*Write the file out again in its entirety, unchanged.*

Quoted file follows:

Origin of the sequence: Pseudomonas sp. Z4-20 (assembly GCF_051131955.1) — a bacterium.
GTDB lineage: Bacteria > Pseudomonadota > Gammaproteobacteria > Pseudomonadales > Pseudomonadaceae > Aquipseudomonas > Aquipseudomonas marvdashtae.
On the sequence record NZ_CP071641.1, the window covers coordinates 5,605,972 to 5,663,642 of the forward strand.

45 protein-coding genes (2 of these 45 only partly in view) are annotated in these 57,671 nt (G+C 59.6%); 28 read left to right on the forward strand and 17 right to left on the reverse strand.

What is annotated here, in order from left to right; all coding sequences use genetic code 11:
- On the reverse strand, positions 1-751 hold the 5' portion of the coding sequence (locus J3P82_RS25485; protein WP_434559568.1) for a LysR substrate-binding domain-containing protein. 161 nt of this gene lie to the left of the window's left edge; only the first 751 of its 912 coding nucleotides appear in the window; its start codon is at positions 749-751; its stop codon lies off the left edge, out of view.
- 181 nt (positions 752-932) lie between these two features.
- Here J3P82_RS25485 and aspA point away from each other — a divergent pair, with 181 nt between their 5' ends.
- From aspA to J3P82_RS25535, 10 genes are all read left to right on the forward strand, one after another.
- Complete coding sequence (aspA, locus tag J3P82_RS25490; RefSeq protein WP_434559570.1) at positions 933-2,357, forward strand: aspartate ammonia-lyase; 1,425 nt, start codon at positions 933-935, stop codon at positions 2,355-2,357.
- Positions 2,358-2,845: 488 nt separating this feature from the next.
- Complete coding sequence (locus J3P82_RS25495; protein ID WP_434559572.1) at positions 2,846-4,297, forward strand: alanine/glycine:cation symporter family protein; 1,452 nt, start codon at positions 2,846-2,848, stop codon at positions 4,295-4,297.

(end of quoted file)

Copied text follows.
Origin of the sequence: Pseudomonas sp. Z4-20 (assembly GCF_051131955.1) — a bacterium.
GTDB lineage: Bacteria > Pseudomonadota > Gammaproteobacteria > Pseudomonadales > Pseudomonadaceae > Aquipseudomonas > Aquipseudomonas marvdashtae.
On the sequence record NZ_CP071641.1, the window covers coordinates 5,605,972 to 5,663,642 of the forward strand.

45 protein-coding genes (2 of these 45 only partly in view) are annotated in these 57,671 nt (G+C 59.6%); 28 read left to right on the forward strand and 17 right to left on the reverse strand.

What is annotated here, in order from left to right; all coding sequences use genetic code 11:
- On the reverse strand, positions 1-751 hold the 5' portion of the coding sequence (locus J3P82_RS25485; protein WP_434559568.1) for a LysR substrate-binding domain-containing protein. 161 nt of this gene lie to the left of the window's left edge; only the first 751 of its 912 coding nucleotides appear in the window; its start codon is at positions 749-751; its stop codon lies off the left edge, out of view.
- 181 nt (positions 752-932) lie between these two features.
- Here J3P82_RS25485 and aspA point away from each other — a divergent pair, with 181 nt between their 5' ends.
- From aspA to J3P82_RS25535, 10 genes are all read left to right on the forward strand, one after another.
- Complete coding sequence (aspA, locus tag J3P82_RS25490; RefSeq protein WP_434559570.1) at positions 933-2,357, forward strand: aspartate ammonia-lyase; 1,425 nt, start codon at positions 933-935, stop codon at positions 2,355-2,357.
- Positions 2,358-2,845: 488 nt separating this feature from the next.
- Complete coding sequence (locus J3P82_RS25495; protein ID WP_434559572.1) at positions 2,846-4,297, forward strand: alanine/glycine:cation symporter family protein; 1,452 nt, start codon at positions 2,846-2,848, stop codon at positions 4,295-4,297.